In recent years, state and federal policymakers increasingly have focused on issues surrounding youth disconnection, recognizing the substantial number of teens and young adults neither working nor in school (1, 2, 3). If these young people—often called 'opportunity youth'—are not re-engaged, they may struggle with unemployment and underemployment as adults (1, 2). For society at large, youth disconnection contributes to significant costs related to having an uneducated and unskilled workforce, increased crime and incarceration, and a greater need for public assistance (1, 2). Youth disconnection disproportionately affects young people of color, those who are homeless, living in poverty, or in underserved communities, those with disabilities, and those in the foster care and criminal justice systems (1, 2, 3).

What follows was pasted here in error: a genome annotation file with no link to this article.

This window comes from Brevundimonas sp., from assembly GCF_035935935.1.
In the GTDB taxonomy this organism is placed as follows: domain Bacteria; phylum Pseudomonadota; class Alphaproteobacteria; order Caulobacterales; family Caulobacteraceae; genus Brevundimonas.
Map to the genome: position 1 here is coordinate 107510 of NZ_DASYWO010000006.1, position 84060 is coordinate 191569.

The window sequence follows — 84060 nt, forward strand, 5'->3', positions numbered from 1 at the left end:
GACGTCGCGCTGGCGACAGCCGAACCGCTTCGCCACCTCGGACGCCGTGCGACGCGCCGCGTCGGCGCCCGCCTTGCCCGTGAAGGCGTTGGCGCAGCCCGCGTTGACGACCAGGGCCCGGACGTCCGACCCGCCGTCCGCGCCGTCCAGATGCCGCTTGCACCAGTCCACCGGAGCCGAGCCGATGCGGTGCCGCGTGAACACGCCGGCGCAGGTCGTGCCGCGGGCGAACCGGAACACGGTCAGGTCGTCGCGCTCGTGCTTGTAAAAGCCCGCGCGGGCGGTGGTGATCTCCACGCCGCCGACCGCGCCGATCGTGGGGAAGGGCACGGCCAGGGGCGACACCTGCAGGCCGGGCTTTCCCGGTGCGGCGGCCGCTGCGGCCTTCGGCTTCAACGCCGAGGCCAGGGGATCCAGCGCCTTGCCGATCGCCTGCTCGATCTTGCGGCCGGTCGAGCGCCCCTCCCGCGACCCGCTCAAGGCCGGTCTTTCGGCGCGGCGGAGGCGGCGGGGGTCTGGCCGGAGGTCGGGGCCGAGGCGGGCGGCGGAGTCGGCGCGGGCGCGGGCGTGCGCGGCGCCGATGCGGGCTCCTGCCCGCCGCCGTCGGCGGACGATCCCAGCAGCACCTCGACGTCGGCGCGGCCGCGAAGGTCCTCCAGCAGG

Policy solutions range from those that prevent youth from becoming disconnected in the first place to those that re-engage disconnected youth with school, work, and community. Policy and program options that could prevent or reduce youth disconnection include:
  • Supporting research-based strategies—such as home-visiting programs for at-risk families, quality preschool, and safe, supportive K-12 schools—that ensure all children, from an early age, have access to quality education and stable, caring environments (1)